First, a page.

Finding Freedom From Shame

This was originally posted on the blog of InterVarsity Christian Fellowship/USA.


A therapist once pointedly suggested that I was experiencing shame. I promptly suggested she was wrong.

Shame is for people who’ve done egregiously terrible things, I thought (which is kind of all of us, I now realize, “for all have sinned and fall short of the glory of God” according to Romans 3). Gradually, I had to admit that the therapist was right and that shame is buried in the hearts of so many people—people like me and you.

shame_resizedShame happens when you fail a test and fear you’re a failure. It happens when you lose a competition and label yourself a loser. When you tell a lie or hurt a friend or drink too much and let the guilt consume you. When every bone in your body wants to not tell anyone—or at least not make eye contact when you tell someone—about your secret shortcomings.

So, how do you possibly find freedom from such a burden as shame?

Named in Confession

Since shame is experienced largely by a desire to hide, it follows then that freedom from shame can be experienced largely through a coming out of hiding. In the Christian life, this looks like naming our sins as specifically and honestly as possible through the practice of confession.

Theologian Dietrich Bonhoeffer, writing about confession in his classic work Life Together, says this:

“You can hide nothing from God. The mask you wear before men will do you no good before Him. He wants to see you as you are. He wants to be gracious to you. You do not have to go on lying to yourself and your brothers, as if you were without sin; you can dare to be a sinner. Thank God for that.”

Put more succinctly, I’ve heard it said that “shame is broken when it is spoken.” So, consider sharing what you’re ashamed of with a Christian brother or sister, campus minister or counselor, priest or pastor. It feels frustrating at first, like ripping off a Band-Aid to expose a wound, but so freeing in the long run. I promise.

Renamed in Christ

If you fear that naming your shame in confession will change what people—and God!—think of you, then consider this: If you are a Christian, your identity has been renamed in Christ. Take a look at Colossians 3:1-17, for example, and meditate on the adjectives you find there. You might even read the passage manuscript-style in true InterVarsity fashion and underline, highlight, or circle these adjectives. The apostle Paul writes to the Colossian Christians, who had fallen into heretical teachings and sinful behavior, and tells them that in fact they are:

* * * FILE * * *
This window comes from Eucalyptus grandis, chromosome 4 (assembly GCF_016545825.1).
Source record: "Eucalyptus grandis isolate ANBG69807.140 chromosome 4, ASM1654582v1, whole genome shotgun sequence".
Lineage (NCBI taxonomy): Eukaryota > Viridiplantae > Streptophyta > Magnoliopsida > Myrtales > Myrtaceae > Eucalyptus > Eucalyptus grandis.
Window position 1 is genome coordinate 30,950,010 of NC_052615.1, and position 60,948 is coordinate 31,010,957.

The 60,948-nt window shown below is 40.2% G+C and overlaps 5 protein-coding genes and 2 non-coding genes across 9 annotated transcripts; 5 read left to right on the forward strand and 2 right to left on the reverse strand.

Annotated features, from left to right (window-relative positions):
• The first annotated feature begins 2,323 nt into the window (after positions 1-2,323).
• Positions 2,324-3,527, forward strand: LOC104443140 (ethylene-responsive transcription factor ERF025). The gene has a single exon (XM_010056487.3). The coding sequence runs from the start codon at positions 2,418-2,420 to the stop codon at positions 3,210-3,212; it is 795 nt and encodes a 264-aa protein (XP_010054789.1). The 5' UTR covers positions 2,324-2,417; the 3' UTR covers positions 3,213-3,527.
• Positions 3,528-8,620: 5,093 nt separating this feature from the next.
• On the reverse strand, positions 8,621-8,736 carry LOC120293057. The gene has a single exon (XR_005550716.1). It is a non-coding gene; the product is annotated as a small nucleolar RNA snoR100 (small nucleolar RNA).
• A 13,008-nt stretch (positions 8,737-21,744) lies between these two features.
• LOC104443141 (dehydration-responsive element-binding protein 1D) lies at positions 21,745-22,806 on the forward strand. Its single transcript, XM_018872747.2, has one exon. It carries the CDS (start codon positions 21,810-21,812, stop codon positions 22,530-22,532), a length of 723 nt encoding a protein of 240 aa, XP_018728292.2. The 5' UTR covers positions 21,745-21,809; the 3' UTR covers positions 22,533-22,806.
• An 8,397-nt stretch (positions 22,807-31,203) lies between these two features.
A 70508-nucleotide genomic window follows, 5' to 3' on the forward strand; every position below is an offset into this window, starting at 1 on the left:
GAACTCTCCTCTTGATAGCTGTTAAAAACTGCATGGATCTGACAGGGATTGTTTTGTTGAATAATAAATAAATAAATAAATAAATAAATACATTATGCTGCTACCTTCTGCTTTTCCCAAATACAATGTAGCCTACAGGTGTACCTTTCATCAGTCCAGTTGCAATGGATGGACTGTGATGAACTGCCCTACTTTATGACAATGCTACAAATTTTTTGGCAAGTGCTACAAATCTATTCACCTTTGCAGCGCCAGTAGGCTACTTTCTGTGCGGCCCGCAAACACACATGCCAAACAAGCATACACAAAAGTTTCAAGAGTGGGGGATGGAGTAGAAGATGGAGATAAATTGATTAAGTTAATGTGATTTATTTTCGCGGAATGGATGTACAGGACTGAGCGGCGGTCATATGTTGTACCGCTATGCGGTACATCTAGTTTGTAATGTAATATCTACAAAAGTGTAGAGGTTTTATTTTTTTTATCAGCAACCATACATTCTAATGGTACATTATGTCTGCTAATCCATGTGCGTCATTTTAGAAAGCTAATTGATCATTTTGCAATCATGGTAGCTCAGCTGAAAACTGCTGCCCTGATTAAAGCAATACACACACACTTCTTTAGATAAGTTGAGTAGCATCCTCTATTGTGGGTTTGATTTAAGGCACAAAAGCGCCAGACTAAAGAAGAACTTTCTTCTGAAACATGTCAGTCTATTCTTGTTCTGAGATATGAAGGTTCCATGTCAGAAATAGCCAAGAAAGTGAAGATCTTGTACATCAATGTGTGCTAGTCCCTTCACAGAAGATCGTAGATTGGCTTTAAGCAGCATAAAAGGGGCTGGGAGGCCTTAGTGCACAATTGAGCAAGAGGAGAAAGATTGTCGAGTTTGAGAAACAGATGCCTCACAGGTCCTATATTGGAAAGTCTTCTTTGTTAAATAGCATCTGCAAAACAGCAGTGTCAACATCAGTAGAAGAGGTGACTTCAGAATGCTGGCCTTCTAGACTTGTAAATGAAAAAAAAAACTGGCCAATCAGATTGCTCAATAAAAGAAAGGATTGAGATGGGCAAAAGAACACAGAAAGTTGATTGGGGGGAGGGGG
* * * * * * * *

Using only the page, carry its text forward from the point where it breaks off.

• “raised with Christ” (3:1)
  • “hidden with Christ in God” (3:2)
  • “renewed” (3:10)
  • “chosen” (3:12)
  • “holy and beloved” (3:12)
  • “forgiven” (3:13)

In Christ, you too, when you sheepishly open your shame to God and others, can have full assurance that God sees you as holy. Beloved. Forgiven. Where you have been hidden in a mask of sullen shame, God sees you as hidden in the cleanest cloak of Christ.

Because of God’s grace, I could eventually name my shame to that therapist I mentioned earlier and could slowly learn, with her help, to receive the truth that I have been renamed in Christ as his child, holy and beloved.

And you can too. I pray you can. Hidden in Christ, I know you can.

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One thought on “Finding Freedom From Shame

  1. Great article!

    Shame, of course, was the first condition resulting from the fall. They had judged something as shameful that God had already called good. So God asked them, “Who told you that you were naked?”

    A pointed question, not about nakedness, but authority. To remedy the situation, the original pair covered themselves up in something more acceptable (or righteous). Fig leaves.

    Then, using their inventiveness, God replaces their attempt at being approved, with the skin of an animal. A sacrifice. (Might it have been a lamb?)

    But the problem wasn’t the shame. It was the authority (and judgment) that spawned it.

    The symbolism in all of this is great.

    Ted

    Like

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